September 2013

Is there another way to skin a cat (or collect a judgment debt)? - A garnishee order

You are a judgment creditor with a charge over the judgment debtor’s assets and have lodged a caveat over a property owned by judgment debtor. You finally receive word from the judgment debtor that the property has been sold and you are asked to provide a withdrawal of caveat. You agree, subject to being paid the judgment debt at settlement in exchange for the withdrawal. Your request is followed by silence, and then a lapsing notice is served upon you. Your caveat will lapse unless you go to the expense of Supreme Court proceedings to extend the life of your caveat.

But is there another means to get paid the judgment debt at settlement?

The effect of a garnishee order

The Commissioner of Taxation (“the Commissioner”) may have paved the way for a judgment creditor to be paid at settlement (whether or not a caveat has been recorded against the title).  The key is a garnishee order.

A garnishee order issued pursuant to rule 39.36 of the Uniform Civil Procedure Rules 2005 (NSW) requires a third party (the garnishee) to pay the judgment creditor debts owed by the garnishee to the judgment debtor.

In the matter of Commissioner of Taxation v Park, the Full Court of the Federal Court held that settlement funds ought to be released to the Commissioner in satisfaction of the Commissioner’s version of a garnishee order (a notice under s260-5 of Schedule 1 of the Taxation Administration Act 1953 (Cth)) served on the purchaser for money owed by the taxpayer vendor (Ms Bassili) to the Commissioner. Jessup and Katzmann JJ held that “..the instant moneys became owing by the purchaser to Ms Bassili, the former fell under the statutory obligation to pay those moneys to the Commissioner…..At that point, the purchasers’ obligation to pay the Commissioner under s260-5 became absolute.”

It is (quite mistakenly) a commonly held view that some or all of the money payable by a purchaser at settlement is payable by the purchaser to the mortgagee (if there is one) before payment is made to the vendor.  However, as is made clear by Jessup and Katzmann JJ, money payable by the purchaser on settlement is money owing by the purchaser to the vendor, and not any other party.  Therefore, if the vendor is the judgment debtor, that is the party to whom the purchaser owes the purchase price, not a mortgagee to whom the judgment debtor might direct payment.  It follows that the service of a garnishee order upon the purchaser should mean that the purchaser must pay the purchase price (up to the amount owing to the judgment creditor) to the judgment creditor on settlement, in priority to any mortgagee.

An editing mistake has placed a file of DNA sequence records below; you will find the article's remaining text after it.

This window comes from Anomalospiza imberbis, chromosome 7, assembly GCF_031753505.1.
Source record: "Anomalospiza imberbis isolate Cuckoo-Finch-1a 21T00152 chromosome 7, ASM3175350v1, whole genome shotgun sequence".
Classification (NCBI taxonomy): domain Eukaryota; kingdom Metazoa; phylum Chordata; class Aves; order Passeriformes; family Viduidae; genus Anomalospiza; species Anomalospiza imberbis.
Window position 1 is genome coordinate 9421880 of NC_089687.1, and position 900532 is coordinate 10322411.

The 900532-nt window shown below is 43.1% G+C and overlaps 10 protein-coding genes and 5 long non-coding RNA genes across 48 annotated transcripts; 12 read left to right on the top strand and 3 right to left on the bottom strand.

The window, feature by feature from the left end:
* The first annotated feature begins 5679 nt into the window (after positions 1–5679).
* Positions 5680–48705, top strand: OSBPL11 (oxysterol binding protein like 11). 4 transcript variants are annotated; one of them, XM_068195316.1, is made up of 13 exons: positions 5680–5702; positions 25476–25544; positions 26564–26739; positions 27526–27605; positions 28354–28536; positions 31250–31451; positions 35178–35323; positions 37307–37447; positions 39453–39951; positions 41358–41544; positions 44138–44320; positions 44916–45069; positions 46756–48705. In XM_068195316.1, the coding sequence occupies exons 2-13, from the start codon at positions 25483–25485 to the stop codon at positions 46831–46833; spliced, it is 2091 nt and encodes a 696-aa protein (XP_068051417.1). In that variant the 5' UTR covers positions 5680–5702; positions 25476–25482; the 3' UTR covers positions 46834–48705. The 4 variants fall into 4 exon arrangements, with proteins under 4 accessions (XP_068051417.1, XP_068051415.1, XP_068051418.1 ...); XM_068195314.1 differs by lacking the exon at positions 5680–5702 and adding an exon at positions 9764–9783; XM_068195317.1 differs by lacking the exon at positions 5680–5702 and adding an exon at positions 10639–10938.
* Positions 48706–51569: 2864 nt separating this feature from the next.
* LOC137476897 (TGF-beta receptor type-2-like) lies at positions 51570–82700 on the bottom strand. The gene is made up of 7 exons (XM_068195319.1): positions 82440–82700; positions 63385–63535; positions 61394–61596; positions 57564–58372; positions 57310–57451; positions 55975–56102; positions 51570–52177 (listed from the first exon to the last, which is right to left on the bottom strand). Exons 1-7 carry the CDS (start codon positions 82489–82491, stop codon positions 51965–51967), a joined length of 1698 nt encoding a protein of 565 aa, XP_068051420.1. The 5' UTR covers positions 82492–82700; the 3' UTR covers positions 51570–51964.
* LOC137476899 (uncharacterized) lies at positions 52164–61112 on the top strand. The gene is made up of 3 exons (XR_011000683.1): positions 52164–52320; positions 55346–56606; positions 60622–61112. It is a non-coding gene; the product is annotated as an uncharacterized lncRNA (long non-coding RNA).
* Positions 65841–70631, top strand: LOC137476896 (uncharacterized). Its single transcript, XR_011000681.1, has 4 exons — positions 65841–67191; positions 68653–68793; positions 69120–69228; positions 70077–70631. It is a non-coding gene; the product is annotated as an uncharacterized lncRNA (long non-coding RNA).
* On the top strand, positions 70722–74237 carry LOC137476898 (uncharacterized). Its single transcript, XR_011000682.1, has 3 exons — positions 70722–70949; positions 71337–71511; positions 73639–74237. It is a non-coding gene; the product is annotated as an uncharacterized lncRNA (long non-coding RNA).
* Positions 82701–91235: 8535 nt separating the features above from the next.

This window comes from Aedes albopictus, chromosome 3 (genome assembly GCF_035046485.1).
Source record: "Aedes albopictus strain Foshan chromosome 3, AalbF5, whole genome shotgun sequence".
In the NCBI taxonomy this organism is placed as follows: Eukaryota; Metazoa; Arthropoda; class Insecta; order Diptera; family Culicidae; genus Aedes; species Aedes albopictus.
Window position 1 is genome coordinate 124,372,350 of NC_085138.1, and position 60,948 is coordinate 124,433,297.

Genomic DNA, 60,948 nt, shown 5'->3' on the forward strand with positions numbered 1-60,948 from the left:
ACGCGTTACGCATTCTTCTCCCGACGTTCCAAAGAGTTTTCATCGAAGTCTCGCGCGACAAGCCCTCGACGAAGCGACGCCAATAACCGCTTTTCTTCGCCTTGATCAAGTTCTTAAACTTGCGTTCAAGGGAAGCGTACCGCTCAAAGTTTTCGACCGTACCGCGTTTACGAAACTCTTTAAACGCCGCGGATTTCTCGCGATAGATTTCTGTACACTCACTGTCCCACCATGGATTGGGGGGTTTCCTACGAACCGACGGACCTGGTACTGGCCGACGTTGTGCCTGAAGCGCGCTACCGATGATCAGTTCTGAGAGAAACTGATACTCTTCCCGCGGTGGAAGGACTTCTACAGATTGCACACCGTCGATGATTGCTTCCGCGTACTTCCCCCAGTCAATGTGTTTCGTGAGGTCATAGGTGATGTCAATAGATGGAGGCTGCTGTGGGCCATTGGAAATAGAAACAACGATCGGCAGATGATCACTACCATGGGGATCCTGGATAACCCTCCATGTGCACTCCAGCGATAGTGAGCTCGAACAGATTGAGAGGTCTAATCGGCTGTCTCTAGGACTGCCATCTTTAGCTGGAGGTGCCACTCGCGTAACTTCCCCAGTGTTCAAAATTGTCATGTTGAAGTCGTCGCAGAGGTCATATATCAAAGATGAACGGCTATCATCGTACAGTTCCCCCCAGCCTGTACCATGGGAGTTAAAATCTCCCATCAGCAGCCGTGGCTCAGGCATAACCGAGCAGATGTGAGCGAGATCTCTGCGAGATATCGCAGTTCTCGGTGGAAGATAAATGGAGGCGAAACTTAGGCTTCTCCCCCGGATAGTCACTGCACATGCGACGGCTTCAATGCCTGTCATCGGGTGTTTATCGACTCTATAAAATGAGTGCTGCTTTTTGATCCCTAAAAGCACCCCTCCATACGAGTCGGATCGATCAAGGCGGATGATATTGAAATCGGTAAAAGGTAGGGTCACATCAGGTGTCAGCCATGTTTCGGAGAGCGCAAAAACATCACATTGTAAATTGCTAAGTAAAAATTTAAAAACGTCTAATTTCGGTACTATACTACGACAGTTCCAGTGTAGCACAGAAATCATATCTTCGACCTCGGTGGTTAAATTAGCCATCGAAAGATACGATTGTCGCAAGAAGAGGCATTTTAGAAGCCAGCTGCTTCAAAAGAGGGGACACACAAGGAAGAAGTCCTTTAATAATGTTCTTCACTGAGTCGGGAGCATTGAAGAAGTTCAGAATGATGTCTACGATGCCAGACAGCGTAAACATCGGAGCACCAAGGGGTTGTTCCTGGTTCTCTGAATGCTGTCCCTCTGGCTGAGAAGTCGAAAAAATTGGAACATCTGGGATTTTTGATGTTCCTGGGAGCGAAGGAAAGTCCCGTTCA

Some words of caution

Firstly, although the Full Court upheld the Commissioner’s entitlement to be paid in Park on service of a s260-5 notice, a court has not yet been asked to determine whether a judgment creditor has the same rights pursuant to a garnishee order.  

Secondly, the principle does not apply where the sale is by a mortgagee exercising a power of sale under its mortgage.

Also, the purchaser will only be required to pay you at the time the purchaser becomes indebted to the judgment debtor, which is at settlement. If the sale of the property does not settle, the purchaser does not owe any money to the judgment debtor and therefore is not required to pay you in accordance with the garnishee order. And worse still, as you have not extended the life of your caveat, it will have lapsed and you will have lost your right to record a further caveat against the property without an order of the Supreme Court. 

So there may be another way to skin a cat, but take care not to get scratched.

 

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